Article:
Okay, so we know that computers comprise of hardware (motherboard, processors, system fan, keyboard, etc) and software. Software is what makes the hardware easy to use. In this context, we’re talking of software like Windows, Mac OS X, Linux, etc which are used to control hardware. These software are known as Operating Systems.
So now we know that Operating Systems are used to control hardware.
Back in the days, when you installed an operating system on the hardware, it became linked to that hardware. Now transferring the operating system to another machine was a god awful process.
Why would anyone need to transfer their OS?
Let’s some key component of your hardware decided to give up on you (like the power supply or RAM), then the OS and all the applications running on the OS would also stop functioning. Other reasons include, data center moves and consolidation, upgrading servers to a secure and supported operating system, and scaling servers to deal with growth or seasonal demand.
Now in virtualization, there is a software layer known as a “Hypervisor” or “Virtualization Layer” that is installed onto the hardware and instances of operating systems running on the hypervisor. So your operating system is not directly installed on the hardware.
The hypervisor ensures that the various resources of the hardware (processors, storage, etc) are efficiently allocated to the different instances of operating systems running on top of the hypervisor. These different instances are known as virtual machines (VM).
Each VM runs its own operating system (OS) and behaves like an independent computer, even though it is running on just a portion of the actual underlying computer hardware.– IBM Learning Cloud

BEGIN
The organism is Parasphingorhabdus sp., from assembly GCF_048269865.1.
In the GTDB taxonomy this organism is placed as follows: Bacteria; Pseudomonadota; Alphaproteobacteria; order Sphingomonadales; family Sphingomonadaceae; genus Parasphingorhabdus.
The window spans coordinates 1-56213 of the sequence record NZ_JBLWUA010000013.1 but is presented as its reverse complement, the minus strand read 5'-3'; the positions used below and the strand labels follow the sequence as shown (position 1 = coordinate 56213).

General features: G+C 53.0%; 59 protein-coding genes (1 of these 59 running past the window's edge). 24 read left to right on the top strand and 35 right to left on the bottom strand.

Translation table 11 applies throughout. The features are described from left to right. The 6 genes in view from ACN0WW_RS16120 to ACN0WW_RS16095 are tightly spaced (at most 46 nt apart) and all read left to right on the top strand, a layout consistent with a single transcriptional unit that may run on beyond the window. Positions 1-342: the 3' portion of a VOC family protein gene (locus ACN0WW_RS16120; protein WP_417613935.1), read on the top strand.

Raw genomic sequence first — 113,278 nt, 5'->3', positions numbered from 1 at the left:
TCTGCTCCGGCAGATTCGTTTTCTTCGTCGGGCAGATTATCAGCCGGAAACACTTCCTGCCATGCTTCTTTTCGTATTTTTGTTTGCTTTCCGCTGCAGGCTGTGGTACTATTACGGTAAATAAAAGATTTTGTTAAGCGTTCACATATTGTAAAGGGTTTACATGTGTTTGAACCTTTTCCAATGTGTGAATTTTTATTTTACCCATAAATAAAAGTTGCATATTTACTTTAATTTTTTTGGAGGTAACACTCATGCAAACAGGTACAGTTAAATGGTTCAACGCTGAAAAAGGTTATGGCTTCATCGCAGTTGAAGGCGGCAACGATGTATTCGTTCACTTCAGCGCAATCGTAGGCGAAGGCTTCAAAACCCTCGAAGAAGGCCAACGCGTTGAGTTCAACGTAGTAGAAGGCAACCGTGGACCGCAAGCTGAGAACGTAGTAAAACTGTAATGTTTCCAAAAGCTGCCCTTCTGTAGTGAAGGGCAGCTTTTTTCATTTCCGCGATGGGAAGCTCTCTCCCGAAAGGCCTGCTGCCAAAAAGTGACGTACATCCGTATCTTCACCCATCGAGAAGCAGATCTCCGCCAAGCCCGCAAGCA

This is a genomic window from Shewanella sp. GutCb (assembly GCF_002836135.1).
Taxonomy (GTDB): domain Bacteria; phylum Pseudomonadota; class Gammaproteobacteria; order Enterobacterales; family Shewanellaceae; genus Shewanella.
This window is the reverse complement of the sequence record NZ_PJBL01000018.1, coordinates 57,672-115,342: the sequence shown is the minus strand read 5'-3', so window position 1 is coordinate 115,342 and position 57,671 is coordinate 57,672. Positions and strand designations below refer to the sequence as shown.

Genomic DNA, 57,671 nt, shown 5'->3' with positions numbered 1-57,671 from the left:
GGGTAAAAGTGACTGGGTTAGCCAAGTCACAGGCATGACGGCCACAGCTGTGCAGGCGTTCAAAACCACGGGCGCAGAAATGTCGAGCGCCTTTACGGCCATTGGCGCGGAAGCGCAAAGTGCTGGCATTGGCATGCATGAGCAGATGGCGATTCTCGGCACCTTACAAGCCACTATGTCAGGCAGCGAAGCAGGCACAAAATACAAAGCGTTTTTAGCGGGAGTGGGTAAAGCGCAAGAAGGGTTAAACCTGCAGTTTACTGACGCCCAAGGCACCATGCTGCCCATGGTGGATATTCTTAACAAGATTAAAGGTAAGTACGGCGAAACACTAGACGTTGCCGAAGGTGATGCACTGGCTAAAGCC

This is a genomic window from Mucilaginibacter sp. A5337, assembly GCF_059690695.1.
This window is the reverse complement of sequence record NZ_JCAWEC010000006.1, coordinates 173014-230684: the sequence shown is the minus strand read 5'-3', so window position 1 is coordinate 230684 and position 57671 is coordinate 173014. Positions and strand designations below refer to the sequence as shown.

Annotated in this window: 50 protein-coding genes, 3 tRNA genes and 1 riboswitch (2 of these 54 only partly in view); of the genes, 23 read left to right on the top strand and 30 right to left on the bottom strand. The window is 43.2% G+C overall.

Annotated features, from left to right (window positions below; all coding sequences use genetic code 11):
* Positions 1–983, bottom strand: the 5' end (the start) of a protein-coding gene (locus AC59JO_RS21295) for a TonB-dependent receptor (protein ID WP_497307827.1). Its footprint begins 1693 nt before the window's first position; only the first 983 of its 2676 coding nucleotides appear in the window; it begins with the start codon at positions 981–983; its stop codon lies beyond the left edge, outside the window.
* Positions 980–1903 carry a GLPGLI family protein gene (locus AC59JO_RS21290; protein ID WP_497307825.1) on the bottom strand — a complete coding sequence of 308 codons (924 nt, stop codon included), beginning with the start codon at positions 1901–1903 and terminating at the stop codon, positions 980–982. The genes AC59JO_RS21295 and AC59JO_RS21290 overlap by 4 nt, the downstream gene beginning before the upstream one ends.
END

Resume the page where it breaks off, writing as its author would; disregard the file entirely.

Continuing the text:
Advantages of virtualization:
- Moving an instance of an operating system running on a hypervisor on one server to another similar hypervisor on another server becomes very easy (almost as easy as transferring a file from one system to another). So if your host computer fails, you can easily shift your VMs onto another system. Therefore, lesser downtime.
- You can run different operating systems on a single machine. For example, one instance (or VM) could be a windows OS and another instance could have Mac OS running (or even a different version of windows)
- Cost efficient. Running multiple virtual environments on a single server drastically reduces cost of multiple servers for different environments and therefore less consumption of electricity, lesser maintenance charges, etc
- It’s easier to set up a virtual environment as compared to the traditional installation of an OS on hardware. If you need to test your application on another OS using VMs is much more convenient than setting up another server.
Resources that I used:
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